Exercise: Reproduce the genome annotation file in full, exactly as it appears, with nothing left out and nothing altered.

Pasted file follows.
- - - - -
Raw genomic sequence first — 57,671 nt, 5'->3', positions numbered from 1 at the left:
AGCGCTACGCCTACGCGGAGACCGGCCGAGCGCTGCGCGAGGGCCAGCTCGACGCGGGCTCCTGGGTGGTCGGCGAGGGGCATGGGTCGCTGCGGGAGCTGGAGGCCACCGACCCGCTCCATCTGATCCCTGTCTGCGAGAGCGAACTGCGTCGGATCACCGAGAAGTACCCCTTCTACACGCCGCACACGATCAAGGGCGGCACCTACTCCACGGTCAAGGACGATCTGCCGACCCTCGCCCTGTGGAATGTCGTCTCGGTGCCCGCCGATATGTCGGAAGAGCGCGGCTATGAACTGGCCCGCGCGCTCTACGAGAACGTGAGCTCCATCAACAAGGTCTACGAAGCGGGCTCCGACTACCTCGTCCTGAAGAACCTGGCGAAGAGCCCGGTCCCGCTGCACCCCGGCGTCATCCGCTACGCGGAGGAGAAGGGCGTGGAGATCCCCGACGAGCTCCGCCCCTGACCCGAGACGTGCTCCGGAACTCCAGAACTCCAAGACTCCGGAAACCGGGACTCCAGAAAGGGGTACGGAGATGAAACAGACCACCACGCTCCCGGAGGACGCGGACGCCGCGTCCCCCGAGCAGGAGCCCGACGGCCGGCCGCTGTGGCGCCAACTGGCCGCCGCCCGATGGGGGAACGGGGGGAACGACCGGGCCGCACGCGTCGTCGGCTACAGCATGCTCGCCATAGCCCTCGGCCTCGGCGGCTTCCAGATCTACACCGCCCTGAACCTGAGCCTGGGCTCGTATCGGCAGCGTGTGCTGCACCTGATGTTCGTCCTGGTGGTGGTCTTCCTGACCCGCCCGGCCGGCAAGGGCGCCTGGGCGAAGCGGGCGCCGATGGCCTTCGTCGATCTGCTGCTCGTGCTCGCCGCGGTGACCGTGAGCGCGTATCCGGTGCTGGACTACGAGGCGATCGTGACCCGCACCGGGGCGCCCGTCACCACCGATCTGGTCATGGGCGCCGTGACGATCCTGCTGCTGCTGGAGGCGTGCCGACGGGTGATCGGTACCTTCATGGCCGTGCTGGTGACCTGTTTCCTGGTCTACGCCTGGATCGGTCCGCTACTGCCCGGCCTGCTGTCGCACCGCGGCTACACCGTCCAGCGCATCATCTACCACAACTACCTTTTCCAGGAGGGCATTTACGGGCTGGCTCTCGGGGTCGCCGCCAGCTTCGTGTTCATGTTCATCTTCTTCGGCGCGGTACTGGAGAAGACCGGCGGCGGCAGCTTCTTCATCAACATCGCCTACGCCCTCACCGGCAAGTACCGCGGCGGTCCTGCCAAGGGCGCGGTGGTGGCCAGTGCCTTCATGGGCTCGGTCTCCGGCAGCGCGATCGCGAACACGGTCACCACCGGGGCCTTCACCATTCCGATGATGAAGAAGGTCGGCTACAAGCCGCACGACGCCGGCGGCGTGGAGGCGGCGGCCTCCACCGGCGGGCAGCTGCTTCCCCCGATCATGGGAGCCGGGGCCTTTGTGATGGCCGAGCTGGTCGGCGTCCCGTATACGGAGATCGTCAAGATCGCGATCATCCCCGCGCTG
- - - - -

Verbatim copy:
Raw genomic sequence first — 57,671 nt, 5'->3', positions numbered from 1 at the left:
AGCGCTACGCCTACGCGGAGACCGGCCGAGCGCTGCGCGAGGGCCAGCTCGACGCGGGCTCCTGGGTGGTCGGCGAGGGGCATGGGTCGCTGCGGGAGCTGGAGGCCACCGACCCGCTCCATCTGATCCCTGTCTGCGAGAGCGAACTGCGTCGGATCACCGAGAAGTACCCCTTCTACACGCCGCACACGATCAAGGGCGGCACCTACTCCACGGTCAAGGACGATCTGCCGACCCTCGCCCTGTGGAATGTCGTCTCGGTGCCCGCCGATATGTCGGAAGAGCGCGGCTATGAACTGGCCCGCGCGCTCTACGAGAACGTGAGCTCCATCAACAAGGTCTACGAAGCGGGCTCCGACTACCTCGTCCTGAAGAACCTGGCGAAGAGCCCGGTCCCGCTGCACCCCGGCGTCATCCGCTACGCGGAGGAGAAGGGCGTGGAGATCCCCGACGAGCTCCGCCCCTGACCCGAGACGTGCTCCGGAACTCCAGAACTCCAAGACTCCGGAAACCGGGACTCCAGAAAGGGGTACGGAGATGAAACAGACCACCACGCTCCCGGAGGACGCGGACGCCGCGTCCCCCGAGCAGGAGCCCGACGGCCGGCCGCTGTGGCGCCAACTGGCCGCCGCCCGATGGGGGAACGGGGGGAACGACCGGGCCGCACGCGTCGTCGGCTACAGCATGCTCGCCATAGCCCTCGGCCTCGGCGGCTTCCAGATCTACACCGCCCTGAACCTGAGCCTGGGCTCGTATCGGCAGCGTGTGCTGCACCTGATGTTCGTCCTGGTGGTGGTCTTCCTGACCCGCCCGGCCGGCAAGGGCGCCTGGGCGAAGCGGGCGCCGATGGCCTTCGTCGATCTGCTGCTCGTGCTCGCCGCGGTGACCGTGAGCGCGTATCCGGTGCTGGACTACGAGGCGATCGTGACCCGCACCGGGGCGCCCGTCACCACCGATCTGGTCATGGGCGCCGTGACGATCCTGCTGCTGCTGGAGGCGTGCCGACGGGTGATCGGTACCTTCATGGCCGTGCTGGTGACCTGTTTCCTGGTCTACGCCTGGATCGGTCCGCTACTGCCCGGCCTGCTGTCGCACCGCGGCTACACCGTCCAGCGCATCATCTACCACAACTACCTTTTCCAGGAGGGCATTTACGGGCTGGCTCTCGGGGTCGCCGCCAGCTTCGTGTTCATGTTCATCTTCTTCGGCGCGGTACTGGAGAAGACCGGCGGCGGCAGCTTCTTCATCAACATCGCCTACGCCCTCACCGGCAAGTACCGCGGCGGTCCTGCCAAGGGCGCGGTGGTGGCCAGTGCCTTCATGGGCTCGGTCTCCGGCAGCGCGATCGCGAACACGGTCACCACCGGGGCCTTCACCATTCCGATGATGAAGAAGGTCGGCTACAAGCCGCACGACGCCGGCGGCGTGGAGGCGGCGGCCTCCACCGGCGGGCAGCTGCTTCCCCCGATCATGGGAGCCGGGGCCTTTGTGATGGCCGAGCTGGTCGGCGTCCCGTATACGGAGATCGTCAAGATCGCGATCATCCCCGCGCTG